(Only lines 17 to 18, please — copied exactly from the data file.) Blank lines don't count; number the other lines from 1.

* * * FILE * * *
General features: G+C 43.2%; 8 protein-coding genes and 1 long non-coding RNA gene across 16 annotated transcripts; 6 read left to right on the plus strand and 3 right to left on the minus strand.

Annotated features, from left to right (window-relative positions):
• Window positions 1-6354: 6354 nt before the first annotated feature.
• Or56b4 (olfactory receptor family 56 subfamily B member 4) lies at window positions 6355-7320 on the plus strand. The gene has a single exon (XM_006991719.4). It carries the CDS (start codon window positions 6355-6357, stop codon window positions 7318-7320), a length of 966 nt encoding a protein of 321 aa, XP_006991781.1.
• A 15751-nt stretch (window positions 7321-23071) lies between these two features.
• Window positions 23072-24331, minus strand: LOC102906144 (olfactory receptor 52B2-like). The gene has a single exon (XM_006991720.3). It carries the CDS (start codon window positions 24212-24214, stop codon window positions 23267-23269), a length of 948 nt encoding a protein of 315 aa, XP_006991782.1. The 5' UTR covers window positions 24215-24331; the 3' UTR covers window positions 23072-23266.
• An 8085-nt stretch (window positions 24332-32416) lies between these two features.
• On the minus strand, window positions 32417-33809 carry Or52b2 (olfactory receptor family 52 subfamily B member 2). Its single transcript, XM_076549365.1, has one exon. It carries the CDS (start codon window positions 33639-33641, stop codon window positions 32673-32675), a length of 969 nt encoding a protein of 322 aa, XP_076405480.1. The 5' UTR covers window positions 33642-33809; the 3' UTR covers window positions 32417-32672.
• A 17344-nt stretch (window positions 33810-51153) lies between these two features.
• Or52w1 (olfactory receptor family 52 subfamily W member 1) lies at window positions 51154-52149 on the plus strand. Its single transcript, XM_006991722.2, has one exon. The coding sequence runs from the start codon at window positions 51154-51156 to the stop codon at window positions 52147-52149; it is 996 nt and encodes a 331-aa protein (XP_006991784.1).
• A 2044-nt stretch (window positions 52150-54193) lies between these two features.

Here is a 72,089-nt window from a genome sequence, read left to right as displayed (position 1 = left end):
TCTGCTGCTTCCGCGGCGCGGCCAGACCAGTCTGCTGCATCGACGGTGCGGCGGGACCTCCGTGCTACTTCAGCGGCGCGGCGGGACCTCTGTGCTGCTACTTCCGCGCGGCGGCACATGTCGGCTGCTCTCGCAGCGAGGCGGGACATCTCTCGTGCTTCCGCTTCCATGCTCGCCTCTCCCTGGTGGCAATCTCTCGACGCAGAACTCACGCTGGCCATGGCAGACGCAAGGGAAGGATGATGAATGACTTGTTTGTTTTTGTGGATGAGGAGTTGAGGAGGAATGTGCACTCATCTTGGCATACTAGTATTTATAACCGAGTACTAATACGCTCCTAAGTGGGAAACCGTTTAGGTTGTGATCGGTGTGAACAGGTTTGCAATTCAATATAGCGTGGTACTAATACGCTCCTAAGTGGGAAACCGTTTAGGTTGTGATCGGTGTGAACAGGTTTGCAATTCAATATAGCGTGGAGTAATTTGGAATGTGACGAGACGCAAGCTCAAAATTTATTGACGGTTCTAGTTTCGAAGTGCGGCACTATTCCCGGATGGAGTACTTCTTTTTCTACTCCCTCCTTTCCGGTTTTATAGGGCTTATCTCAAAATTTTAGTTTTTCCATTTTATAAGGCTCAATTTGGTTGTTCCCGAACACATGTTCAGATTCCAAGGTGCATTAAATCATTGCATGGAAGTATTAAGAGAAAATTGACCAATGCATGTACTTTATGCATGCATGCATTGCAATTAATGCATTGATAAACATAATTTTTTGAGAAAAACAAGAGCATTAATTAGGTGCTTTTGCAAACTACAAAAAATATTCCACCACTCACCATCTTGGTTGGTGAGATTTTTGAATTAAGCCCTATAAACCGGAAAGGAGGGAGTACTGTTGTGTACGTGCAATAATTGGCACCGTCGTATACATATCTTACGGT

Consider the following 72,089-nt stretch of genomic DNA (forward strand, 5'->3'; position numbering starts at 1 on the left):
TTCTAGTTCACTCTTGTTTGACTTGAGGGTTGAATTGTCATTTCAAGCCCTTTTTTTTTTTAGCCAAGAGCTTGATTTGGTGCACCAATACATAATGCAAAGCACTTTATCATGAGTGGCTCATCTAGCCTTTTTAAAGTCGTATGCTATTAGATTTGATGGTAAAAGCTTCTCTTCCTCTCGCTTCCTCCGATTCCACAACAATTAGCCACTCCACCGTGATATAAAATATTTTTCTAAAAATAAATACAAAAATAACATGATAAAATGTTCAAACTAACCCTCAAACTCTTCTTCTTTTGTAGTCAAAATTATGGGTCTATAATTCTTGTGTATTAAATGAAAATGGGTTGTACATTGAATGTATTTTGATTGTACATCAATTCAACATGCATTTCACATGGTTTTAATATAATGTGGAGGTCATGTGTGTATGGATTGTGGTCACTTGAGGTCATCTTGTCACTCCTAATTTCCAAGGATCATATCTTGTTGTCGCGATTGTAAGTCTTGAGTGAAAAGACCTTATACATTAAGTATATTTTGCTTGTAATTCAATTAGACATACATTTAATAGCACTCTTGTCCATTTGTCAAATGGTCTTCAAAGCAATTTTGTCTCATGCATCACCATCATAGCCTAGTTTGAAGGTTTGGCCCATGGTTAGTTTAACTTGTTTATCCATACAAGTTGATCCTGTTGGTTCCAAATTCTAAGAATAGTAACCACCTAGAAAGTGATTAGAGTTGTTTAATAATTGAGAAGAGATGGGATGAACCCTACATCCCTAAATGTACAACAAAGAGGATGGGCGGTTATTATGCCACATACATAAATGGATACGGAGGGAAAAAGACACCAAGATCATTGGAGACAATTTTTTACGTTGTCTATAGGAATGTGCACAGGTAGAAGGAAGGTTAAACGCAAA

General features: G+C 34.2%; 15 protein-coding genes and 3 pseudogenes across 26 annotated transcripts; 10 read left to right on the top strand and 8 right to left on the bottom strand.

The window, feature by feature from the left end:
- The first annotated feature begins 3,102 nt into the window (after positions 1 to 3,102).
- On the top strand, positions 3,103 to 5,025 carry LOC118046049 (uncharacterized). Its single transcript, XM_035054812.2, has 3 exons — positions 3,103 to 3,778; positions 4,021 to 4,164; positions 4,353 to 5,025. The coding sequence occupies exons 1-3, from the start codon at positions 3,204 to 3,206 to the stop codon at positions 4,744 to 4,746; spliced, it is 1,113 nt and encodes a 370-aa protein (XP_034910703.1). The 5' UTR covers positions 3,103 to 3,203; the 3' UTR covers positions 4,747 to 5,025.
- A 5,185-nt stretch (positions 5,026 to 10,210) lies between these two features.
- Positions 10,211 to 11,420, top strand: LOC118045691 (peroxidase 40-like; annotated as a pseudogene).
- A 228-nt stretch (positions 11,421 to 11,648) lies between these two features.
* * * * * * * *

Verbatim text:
The window, feature by feature from the left end:
- The first annotated feature begins 3,102 nt into the window (after positions 1 to 3,102).